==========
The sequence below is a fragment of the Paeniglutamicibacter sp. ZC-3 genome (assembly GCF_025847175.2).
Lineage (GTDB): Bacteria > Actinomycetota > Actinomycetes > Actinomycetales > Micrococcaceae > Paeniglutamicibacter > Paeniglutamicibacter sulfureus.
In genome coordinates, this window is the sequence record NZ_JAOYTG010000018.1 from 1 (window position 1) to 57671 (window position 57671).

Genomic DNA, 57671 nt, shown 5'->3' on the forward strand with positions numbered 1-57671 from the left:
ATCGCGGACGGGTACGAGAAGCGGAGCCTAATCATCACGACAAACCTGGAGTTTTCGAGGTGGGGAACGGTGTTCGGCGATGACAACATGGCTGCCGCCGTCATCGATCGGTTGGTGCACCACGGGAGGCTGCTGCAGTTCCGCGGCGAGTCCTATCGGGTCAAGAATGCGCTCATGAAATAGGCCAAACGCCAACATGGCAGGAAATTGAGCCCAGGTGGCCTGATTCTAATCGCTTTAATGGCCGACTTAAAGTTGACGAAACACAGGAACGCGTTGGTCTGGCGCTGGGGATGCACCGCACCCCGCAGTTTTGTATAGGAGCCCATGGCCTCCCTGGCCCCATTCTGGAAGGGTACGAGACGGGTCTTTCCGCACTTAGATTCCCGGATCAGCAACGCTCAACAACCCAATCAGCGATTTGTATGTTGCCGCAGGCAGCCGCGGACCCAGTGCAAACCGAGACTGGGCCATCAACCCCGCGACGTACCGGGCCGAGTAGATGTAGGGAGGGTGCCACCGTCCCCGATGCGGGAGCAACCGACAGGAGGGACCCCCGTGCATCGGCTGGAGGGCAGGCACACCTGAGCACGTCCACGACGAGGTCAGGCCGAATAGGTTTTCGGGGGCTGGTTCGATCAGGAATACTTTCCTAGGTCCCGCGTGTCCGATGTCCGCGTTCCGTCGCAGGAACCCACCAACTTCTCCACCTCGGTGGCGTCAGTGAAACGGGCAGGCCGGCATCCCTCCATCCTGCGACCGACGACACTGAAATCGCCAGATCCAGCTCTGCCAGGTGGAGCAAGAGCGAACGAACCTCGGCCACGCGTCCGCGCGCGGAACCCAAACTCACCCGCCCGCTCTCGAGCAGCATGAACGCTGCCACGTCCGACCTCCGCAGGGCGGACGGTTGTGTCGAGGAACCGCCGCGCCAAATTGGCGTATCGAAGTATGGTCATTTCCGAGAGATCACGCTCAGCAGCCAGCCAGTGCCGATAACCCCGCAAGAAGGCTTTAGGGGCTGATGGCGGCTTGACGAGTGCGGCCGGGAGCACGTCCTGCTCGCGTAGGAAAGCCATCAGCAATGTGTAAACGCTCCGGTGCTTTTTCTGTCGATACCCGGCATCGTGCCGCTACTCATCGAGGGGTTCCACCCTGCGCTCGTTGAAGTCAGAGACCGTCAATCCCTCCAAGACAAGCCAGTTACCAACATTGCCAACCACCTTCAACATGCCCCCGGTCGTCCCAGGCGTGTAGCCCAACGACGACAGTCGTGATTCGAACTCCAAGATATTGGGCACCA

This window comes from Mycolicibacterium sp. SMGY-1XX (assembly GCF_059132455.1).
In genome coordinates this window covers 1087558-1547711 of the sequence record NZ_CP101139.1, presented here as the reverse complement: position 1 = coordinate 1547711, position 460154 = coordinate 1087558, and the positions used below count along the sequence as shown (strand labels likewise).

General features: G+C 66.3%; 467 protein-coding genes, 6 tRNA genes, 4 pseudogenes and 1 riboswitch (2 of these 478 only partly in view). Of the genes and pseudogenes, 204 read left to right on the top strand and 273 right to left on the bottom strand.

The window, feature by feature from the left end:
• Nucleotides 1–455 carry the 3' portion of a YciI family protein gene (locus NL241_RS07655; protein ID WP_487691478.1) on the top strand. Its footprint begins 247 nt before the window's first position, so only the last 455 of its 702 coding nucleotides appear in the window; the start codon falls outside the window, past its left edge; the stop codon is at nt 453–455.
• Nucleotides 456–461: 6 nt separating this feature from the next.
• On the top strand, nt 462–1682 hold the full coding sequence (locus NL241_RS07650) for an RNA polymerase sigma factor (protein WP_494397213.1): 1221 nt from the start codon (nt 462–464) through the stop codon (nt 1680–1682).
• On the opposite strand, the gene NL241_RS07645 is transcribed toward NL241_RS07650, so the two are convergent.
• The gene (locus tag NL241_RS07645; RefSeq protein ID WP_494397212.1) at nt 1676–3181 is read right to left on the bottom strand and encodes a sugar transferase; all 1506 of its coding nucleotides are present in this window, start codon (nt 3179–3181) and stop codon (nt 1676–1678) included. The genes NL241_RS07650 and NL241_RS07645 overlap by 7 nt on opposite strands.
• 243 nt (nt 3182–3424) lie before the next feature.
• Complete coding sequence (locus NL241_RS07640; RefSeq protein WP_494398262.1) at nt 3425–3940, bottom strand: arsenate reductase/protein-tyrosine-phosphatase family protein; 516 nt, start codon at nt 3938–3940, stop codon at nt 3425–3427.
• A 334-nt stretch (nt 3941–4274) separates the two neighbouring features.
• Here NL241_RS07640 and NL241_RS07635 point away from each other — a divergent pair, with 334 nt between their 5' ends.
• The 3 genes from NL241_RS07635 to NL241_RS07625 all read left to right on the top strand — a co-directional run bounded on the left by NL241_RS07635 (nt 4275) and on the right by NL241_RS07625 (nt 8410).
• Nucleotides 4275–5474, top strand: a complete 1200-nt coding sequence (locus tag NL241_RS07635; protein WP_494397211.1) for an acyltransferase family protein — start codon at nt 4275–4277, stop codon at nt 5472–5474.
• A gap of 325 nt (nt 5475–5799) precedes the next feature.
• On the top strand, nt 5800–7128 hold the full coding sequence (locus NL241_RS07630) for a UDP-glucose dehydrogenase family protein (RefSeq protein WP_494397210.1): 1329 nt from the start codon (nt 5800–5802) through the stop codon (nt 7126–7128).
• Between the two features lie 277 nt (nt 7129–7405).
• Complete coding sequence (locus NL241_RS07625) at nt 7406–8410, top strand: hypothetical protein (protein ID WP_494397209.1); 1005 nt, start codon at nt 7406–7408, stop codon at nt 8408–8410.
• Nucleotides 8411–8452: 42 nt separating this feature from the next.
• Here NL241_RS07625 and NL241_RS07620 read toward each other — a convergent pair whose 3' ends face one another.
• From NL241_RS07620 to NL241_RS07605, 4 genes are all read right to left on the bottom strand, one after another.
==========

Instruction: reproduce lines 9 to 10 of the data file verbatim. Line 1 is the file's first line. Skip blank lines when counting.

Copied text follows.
The window, feature by feature from the left end:
• Nucleotides 1–455 carry the 3' portion of a YciI family protein gene (locus NL241_RS07655; protein ID WP_487691478.1) on the top strand. Its footprint begins 247 nt before the window's first position, so only the last 455 of its 702 coding nucleotides appear in the window; the start codon falls outside the window, past its left edge; the stop codon is at nt 453–455.